Many universities offer additional paid time off to employees during the course of the year. 

In addition to the standard paid time off that the employee is entitled to during the year, some institutions may offer an additional period of time off during spring break, Thanksgiving, and Christmas holidays.

Furthermore, during the summer holiday when the business of the institution has subsided, some universities may offer time off on a Friday in exchange for extended hours worked from Monday through Thursday.

While this may not ideally qualify as paid time off, it is still time off when compared to the corporate world which does not qualify for these benefits during the summer break. 

3. Convenience

When working in the corporate world, employees rarely find the time to get errands done, let alone find the time to exercise, or do other ‘to-do’ items. 

Several universities allow faculty and staff access to training facilities, as well as other recreational facilities.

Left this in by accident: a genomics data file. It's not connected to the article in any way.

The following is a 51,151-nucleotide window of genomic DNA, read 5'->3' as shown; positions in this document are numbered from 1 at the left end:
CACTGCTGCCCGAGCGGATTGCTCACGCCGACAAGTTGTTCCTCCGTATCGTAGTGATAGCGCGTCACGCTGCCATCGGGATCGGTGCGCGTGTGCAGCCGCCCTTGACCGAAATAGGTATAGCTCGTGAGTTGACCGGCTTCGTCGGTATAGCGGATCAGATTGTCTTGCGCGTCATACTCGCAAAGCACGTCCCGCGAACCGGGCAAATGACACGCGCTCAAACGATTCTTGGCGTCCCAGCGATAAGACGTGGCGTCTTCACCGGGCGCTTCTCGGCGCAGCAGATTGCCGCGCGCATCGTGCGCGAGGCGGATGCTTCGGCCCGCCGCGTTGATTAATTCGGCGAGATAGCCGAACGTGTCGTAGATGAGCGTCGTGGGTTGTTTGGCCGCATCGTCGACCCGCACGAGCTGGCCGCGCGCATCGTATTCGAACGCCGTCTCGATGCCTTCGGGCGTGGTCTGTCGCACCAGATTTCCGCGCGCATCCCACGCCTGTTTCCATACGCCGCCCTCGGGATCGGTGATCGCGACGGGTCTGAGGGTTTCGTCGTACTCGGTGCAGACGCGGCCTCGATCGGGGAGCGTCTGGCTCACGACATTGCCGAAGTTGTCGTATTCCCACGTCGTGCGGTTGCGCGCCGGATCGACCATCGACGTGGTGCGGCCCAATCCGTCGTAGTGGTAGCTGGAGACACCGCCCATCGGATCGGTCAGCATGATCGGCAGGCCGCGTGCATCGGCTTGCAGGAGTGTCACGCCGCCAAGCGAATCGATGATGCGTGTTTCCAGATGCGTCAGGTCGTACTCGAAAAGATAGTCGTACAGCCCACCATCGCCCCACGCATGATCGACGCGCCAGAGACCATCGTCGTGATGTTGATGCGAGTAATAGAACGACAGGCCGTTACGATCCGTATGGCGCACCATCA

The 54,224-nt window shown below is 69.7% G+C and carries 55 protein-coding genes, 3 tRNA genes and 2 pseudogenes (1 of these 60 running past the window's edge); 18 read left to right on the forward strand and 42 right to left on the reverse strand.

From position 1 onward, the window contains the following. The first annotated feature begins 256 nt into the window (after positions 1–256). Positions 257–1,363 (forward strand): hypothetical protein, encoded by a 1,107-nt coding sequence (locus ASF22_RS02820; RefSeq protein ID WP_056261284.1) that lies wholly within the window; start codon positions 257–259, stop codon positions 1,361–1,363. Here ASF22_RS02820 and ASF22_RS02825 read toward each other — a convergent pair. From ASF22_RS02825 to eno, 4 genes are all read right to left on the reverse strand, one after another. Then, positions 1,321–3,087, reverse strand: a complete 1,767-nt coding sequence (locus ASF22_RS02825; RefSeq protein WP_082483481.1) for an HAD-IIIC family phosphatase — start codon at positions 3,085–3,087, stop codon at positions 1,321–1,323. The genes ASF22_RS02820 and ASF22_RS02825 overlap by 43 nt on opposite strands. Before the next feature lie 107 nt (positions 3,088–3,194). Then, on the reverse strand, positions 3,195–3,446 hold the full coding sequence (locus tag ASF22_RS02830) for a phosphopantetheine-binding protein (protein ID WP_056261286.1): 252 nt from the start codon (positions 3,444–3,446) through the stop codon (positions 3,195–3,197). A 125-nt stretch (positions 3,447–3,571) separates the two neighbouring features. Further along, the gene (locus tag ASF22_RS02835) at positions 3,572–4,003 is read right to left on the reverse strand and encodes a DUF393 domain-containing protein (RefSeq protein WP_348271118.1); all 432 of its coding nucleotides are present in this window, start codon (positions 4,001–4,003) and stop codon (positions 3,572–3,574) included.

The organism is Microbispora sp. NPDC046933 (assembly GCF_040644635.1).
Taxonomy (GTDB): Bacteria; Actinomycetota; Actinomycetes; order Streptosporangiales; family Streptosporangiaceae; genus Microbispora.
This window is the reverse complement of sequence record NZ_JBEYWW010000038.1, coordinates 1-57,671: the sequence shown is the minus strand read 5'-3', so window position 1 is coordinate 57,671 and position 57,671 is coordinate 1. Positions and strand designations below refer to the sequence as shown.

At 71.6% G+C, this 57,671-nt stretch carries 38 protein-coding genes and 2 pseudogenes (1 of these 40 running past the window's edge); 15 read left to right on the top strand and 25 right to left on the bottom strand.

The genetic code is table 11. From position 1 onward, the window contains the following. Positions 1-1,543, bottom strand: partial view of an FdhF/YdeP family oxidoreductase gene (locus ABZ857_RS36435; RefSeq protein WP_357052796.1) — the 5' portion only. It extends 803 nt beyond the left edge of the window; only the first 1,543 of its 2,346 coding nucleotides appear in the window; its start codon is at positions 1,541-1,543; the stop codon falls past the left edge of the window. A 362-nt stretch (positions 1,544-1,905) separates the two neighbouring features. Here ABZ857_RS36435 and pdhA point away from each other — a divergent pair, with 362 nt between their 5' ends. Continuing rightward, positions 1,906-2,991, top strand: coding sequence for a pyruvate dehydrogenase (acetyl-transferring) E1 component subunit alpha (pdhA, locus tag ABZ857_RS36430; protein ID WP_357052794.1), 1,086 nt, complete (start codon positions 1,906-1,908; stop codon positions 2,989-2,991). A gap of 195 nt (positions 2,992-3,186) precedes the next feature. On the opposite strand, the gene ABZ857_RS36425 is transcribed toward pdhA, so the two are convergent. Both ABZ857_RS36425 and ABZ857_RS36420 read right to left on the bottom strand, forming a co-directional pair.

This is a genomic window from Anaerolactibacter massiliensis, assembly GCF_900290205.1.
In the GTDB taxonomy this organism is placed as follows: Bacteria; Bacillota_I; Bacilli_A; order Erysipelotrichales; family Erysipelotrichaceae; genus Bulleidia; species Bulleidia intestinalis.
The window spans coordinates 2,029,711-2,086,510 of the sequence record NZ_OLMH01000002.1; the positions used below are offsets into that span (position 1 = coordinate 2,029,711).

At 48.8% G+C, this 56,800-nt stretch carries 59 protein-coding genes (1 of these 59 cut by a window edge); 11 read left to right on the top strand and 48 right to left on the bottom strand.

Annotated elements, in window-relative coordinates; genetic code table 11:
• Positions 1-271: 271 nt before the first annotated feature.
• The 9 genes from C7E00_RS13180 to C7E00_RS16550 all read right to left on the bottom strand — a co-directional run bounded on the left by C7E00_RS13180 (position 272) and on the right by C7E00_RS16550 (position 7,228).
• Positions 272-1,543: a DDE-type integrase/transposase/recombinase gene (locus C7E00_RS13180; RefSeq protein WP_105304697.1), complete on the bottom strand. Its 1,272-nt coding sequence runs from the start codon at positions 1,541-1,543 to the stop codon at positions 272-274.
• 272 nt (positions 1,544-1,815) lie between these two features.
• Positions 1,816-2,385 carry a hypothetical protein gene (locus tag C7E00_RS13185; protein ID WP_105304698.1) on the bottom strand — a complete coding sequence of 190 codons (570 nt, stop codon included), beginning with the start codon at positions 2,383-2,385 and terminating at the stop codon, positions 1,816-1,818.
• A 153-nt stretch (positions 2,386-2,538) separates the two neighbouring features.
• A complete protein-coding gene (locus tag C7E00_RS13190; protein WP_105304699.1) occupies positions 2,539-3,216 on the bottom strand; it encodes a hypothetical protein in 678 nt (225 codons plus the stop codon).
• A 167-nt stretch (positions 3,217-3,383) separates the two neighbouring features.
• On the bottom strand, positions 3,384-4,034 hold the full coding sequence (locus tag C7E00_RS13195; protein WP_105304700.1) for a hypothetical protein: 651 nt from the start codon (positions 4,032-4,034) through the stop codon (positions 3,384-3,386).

Some universities will allow employees a certain number of hours off work in order to participate in activities.

In addition, these benefits may be extended to the spouse and children of employees and faculty members.

Furthermore, in an attempt to promote healthier lifestyle choices, some universities may even reward employees for participating in fitness activities in order to help maintain a healthier workforce and thereby reduce the burden on the healthcare insurance provider when employees are sickly. 

4. Housing

Certain universities offer housing programs that either assist employees with purchasing a property that is closely situated with the university or for renovations to these properties.